Formula 1 teams have agreed to abandon plans to make radical changes to cars for the 2013 season.
Technical chiefs voted to reject a move by governing body the FIA to bring back 'ground-effect' underbody aerodynamics.
The teams want to pursue a less radical package of changes that will keep cars similar to current ones but still reduce drag and cut fuel consumption.
The FIA has until the end of June to decide whether to force through its plans against the teams' wishes.
The FIA commissioned respected engineers Patrick Head, director of engineering at Williams, and Rory Byrne, former chief designer of Ferrari, to come up with a new set of car regulations.
The aims were to help reduce fuel consumption by 35% in tandem with a switch from the current 2.4-litre V8s to 1.6-litre turbo engines with 'green' technology and for the cars to be more challenging to drive while being no more than five seconds slower per lap.
The initial plan was to reintroduce shaped underfloors as a more efficient way of reducing drag while retaining high levels of aerodynamic downforce.
But the teams, through their umbrella organisation Fota, felt this would require a lot of work and expense and that the aims of the FIA could be achieved in a way that, as one insider put it, required "less pain".
Instead, a number of detailed aerodynamic restrictions will be introduced to reduce drag, but the current design of the underside of the car, with a stepped but flat floor, would be retained.
These changes, it is felt, will achieve the same targets as those set by the FIA, but the cars will not be as aerodynamically efficient as had initially been hoped.
The so-called Fota rules - which were drafted by Byrne - were agreed at a meeting at the Turkish Grand Prix and then approved last week by F1's technical working group, which comprises top engineers from the teams and the FIA's race director Charlie Whiting.
The changes agreed will include:
* a front wing of reduced width, down from from 1800mm to 1650mm
* a much shallower rear wing, similar to those used at the high-speed Monza track
* significantly lower noses on the cars to improve safety, although the exact maximum height has still to be determined
* the retention of the moveable rear wing - or drag-reduction system (DRS) - that was introduced this season to make overtaking a little easier
* a restriction on all the extra pieces of bodywork that have sprouted in front of the sidepods of the cars
* a restriction on the design of front-wing endplates, to limit the intricate designs seen today
* a plan to increase wheel diameter from 13 inches to 18 inches has been delayed until at least 2014
In theory, the agreement at the sport's Technical Working Group (TWG) means these are the rules that will be adopted after they go through the various stages of F1's regulatory process.
But it remains to be seen whether FIA president Jean Todt will want to accept the Fota rules.
He has been determined to make F1 much more sustainable and efficient with rules changes from 2013.
If the Fota rules are adopted, the cars will be less efficient - with a higher drag - than if F1 plumped for shaped underfloors.
The cars' drag co-efficient will reduce from existing levels of 0.9Cd to about 0.7Cd, while the FIA's initial hope had been to cut it to 0.5Cd.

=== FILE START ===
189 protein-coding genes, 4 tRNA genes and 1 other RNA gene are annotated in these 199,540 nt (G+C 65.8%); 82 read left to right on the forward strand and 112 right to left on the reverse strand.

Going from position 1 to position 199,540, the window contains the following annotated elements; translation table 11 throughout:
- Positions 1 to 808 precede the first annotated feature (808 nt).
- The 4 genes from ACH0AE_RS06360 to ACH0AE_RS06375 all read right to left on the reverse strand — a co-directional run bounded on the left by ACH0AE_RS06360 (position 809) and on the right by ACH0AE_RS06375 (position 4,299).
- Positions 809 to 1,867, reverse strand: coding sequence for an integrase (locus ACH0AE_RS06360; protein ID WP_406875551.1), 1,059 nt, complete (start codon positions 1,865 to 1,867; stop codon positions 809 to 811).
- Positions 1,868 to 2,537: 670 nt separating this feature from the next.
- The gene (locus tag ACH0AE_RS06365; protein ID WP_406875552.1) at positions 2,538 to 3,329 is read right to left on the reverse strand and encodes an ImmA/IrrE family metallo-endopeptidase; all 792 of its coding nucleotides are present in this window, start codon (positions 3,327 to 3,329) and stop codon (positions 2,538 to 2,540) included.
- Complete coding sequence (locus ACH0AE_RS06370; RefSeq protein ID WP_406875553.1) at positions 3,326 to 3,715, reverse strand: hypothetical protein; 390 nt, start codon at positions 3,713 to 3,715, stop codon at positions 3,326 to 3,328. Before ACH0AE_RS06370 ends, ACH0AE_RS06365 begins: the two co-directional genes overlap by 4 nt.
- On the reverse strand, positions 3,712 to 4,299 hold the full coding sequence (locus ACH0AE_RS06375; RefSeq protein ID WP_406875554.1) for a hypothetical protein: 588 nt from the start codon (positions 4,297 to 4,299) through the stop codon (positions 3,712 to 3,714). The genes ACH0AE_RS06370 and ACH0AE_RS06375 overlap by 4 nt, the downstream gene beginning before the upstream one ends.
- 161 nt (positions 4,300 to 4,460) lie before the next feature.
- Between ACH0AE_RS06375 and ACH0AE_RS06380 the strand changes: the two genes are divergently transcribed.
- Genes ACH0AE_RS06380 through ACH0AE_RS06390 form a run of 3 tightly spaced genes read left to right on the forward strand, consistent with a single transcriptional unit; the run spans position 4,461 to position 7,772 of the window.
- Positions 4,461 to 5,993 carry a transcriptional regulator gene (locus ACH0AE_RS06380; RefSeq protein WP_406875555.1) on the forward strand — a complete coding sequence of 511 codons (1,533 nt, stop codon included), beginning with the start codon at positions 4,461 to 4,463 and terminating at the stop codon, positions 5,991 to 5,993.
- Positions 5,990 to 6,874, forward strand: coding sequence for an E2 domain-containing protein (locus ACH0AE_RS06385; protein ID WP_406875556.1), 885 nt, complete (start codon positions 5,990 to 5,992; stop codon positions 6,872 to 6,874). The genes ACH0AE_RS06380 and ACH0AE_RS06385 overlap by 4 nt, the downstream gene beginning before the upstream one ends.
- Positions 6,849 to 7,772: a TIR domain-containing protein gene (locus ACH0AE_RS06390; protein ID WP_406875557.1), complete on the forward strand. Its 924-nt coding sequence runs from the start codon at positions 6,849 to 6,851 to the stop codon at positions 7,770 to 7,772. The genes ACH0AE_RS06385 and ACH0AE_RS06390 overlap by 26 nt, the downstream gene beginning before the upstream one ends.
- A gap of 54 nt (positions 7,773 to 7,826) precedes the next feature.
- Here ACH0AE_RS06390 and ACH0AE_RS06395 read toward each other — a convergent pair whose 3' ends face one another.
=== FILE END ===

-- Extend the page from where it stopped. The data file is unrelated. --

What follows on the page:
The teams believe they can still achieve the FIA's objectives at a much lower expense with the revised rules - and the FIA is already introducing a fuel restriction for 2013, so can control consumption that way.
But if Todt wants to make a statement about sustainability, he may feel that he would prefer the teams to be using more efficient cars with less drag.
Todt has generally taken a consensual approach to F1 since becoming FIA president in October 2009.
However, he said at the Turkish GP that he was determined to push through the adoption of the new engines despite growing opposition from the manufacturers, including powerful Ferrari.
The FIA, which can impose rules for 2013 without the teams' agreement if it acts before the end of June, was unavailable for comment.
Todt is expected to have discussions on the subject with key figures at this weekend's Spanish Grand Prix.
Williams technical director Sam Michael said the teams had been reluctant to go down the route of a shaped floor because it involved a lot of work and expense and there were uncertainties over the outcome.
"The only point of contention between Fota and the FIA has been on the tunnelled floor, having a shaped undertray," Michael said.
"Everything else is pretty much the FIA proposal, or pretty close to it with just some tweaks.
"The biggest concern was that it's a massive amount of investment for the teams. It's quite a big departure.
"If you were going to go down that route and have a very different set of drag and lift coefficients that you couldn't achieve with the current rules, fine, that's different.
"But the teams saw it as a massive amount of investment and work for something we don't really understand.
"We're not scared of that but if you do spend all that money, why do that and not something you can get to very quickly and cheaply with the current floor. The FIA understood that in the end.
"There's the budget effect of doing the tunnelled floor, a shaped undertray, but there's also the fact that it's unknown.
"So you could predict the downforce you'll get from it, but you could easily achieve double. Whereas if we stay with the current floor, you can be controlled where the downforce and drag are going to be."
The inclusion of the DRS in the 2013 rules reflects a feeling that the device has been successful since its introduction this season.
Michael said: "We think it's been effective. And if we decide not to continue, it's easy to go back on it.
"If all the teams decided later it wasn't useful, we could easily get rid of it. It's not a fundamental design, whereas something like the curved floor is."